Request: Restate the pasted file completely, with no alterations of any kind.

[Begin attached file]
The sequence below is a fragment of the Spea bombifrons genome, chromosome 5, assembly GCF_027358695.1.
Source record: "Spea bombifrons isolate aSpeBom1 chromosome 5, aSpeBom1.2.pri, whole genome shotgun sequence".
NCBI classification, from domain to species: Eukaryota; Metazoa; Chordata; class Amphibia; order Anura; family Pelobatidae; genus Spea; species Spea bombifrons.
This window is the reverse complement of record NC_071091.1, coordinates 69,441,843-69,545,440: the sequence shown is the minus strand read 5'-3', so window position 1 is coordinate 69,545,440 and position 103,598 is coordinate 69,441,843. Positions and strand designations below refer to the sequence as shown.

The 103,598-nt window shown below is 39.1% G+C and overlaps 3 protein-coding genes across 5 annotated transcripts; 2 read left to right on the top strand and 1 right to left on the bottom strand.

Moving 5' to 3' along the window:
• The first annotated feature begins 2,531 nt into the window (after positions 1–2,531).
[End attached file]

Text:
The sequence below is a fragment of the Spea bombifrons genome, chromosome 5, assembly GCF_027358695.1.
Source record: "Spea bombifrons isolate aSpeBom1 chromosome 5, aSpeBom1.2.pri, whole genome shotgun sequence".
NCBI classification, from domain to species: Eukaryota; Metazoa; Chordata; class Amphibia; order Anura; family Pelobatidae; genus Spea; species Spea bombifrons.
This window is the reverse complement of record NC_071091.1, coordinates 69,441,843-69,545,440: the sequence shown is the minus strand read 5'-3', so window position 1 is coordinate 69,545,440 and position 103,598 is coordinate 69,441,843. Positions and strand designations below refer to the sequence as shown.

The 103,598-nt window shown below is 39.1% G+C and overlaps 3 protein-coding genes across 5 annotated transcripts; 2 read left to right on the top strand and 1 right to left on the bottom strand.

Moving 5' to 3' along the window:
• The first annotated feature begins 2,531 nt into the window (after positions 1–2,531).